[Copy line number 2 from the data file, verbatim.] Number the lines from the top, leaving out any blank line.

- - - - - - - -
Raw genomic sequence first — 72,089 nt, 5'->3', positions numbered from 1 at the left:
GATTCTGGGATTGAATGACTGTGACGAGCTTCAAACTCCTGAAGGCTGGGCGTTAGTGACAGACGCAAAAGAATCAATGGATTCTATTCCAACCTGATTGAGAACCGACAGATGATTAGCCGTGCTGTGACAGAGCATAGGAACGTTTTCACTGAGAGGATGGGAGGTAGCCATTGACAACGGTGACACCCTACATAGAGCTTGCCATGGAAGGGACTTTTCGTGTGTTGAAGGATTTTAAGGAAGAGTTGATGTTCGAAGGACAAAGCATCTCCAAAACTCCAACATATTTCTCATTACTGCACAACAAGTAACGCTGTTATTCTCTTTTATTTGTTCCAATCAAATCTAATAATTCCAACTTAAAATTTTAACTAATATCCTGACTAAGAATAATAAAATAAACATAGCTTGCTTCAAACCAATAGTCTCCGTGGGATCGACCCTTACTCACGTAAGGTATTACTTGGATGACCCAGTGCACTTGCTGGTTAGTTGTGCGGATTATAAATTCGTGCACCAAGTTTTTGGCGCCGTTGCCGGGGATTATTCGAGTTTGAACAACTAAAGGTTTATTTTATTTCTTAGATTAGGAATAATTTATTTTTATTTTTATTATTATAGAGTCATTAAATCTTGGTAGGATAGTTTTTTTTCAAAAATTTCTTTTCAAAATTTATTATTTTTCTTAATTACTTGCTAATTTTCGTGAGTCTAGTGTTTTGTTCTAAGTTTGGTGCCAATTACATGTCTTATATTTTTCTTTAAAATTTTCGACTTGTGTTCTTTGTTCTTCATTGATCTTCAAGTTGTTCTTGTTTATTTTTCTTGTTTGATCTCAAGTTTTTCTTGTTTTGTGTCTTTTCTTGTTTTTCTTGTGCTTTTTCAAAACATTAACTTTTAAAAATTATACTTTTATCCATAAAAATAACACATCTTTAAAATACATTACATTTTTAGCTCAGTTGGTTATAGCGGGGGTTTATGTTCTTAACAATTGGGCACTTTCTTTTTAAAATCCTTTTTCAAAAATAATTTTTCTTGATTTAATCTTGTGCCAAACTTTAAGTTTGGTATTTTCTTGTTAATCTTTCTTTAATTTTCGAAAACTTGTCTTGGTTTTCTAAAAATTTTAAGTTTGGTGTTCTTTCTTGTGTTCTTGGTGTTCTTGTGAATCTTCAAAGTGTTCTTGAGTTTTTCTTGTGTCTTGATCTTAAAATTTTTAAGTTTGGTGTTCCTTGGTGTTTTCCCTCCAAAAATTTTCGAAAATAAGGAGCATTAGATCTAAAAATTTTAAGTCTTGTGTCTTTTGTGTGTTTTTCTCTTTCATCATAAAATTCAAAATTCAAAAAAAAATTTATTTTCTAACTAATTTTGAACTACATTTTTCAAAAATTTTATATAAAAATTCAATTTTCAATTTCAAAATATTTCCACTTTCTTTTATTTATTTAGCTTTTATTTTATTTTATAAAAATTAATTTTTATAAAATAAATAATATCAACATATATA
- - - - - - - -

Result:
GATTCTGGGATTGAATGACTGTGACGAGCTTCAAACTCCTGAAGGCTGGGCGTTAGTGACAGACGCAAAAGAATCAATGGATTCTATTCCAACCTGATTGAGAACCGACAGATGATTAGCCGTGCTGTGACAGAGCATAGGAACGTTTTCACTGAGAGGATGGGAGGTAGCCATTGACAACGGTGACACCCTACATAGAGCTTGCCATGGAAGGGACTTTTCGTGTGTTGAAGGATTTTAAGGAAGAGTTGATGTTCGAAGGACAAAGCATCTCCAAAACTCCAACATATTTCTCATTACTGCACAACAAGTAACGCTGTTATTCTCTTTTATTTGTTCCAATCAAATCTAATAATTCCAACTTAAAATTTTAACTAATATCCTGACTAAGAATAATAAAATAAACATAGCTTGCTTCAAACCAATAGTCTCCGTGGGATCGACCCTTACTCACGTAAGGTATTACTTGGATGACCCAGTGCACTTGCTGGTTAGTTGTGCGGATTATAAATTCGTGCACCAAGTTTTTGGCGCCGTTGCCGGGGATTATTCGAGTTTGAACAACTAAAGGTTTATTTTATTTCTTAGATTAGGAATAATTTATTTTTATTTTTATTATTATAGAGTCATTAAATCTTGGTAGGATAGTTTTTTTTCAAAAATTTCTTTTCAAAATTTATTATTTTTCTTAATTACTTGCTAATTTTCGTGAGTCTAGTGTTTTGTTCTAAGTTTGGTGCCAATTACATGTCTTATATTTTTCTTTAAAATTTTCGACTTGTGTTCTTTGTTCTTCATTGATCTTCAAGTTGTTCTTGTTTATTTTTCTTGTTTGATCTCAAGTTTTTCTTGTTTTGTGTCTTTTCTTGTTTTTCTTGTGCTTTTTCAAAACATTAACTTTTAAAAATTATACTTTTATCCATAAAAATAACACATCTTTAAAATACATTACATTTTTAGCTCAGTTGGTTATAGCGGGGGTTTATGTTCTTAACAATTGGGCACTTTCTTTTTAAAATCCTTTTTCAAAAATAATTTTTCTTGATTTAATCTTGTGCCAAACTTTAAGTTTGGTATTTTCTTGTTAATCTTTCTTTAATTTTCGAAAACTTGTCTTGGTTTTCTAAAAATTTTAAGTTTGGTGTTCTTTCTTGTGTTCTTGGTGTTCTTGTGAATCTTCAAAGTGTTCTTGAGTTTTTCTTGTGTCTTGATCTTAAAATTTTTAAGTTTGGTGTTCCTTGGTGTTTTCCCTCCAAAAATTTTCGAAAATAAGGAGCATTAGATCTAAAAATTTTAAGTCTTGTGTCTTTTGTGTGTTTTTCTCTTTCATCATAAAATTCAAAATTCAAAAAAAAATTTATTTTCTAACTAATTTTGAACTACATTTTTCAAAAATTTTATATAAAAATTCAATTTTCAATTTCAAAATATTTCCACTTTCTTTTATTTATTTAGCTTTTATTTTATTTTATAAAAATTAATTTTTATAAAATAAATAATATCAACATATATA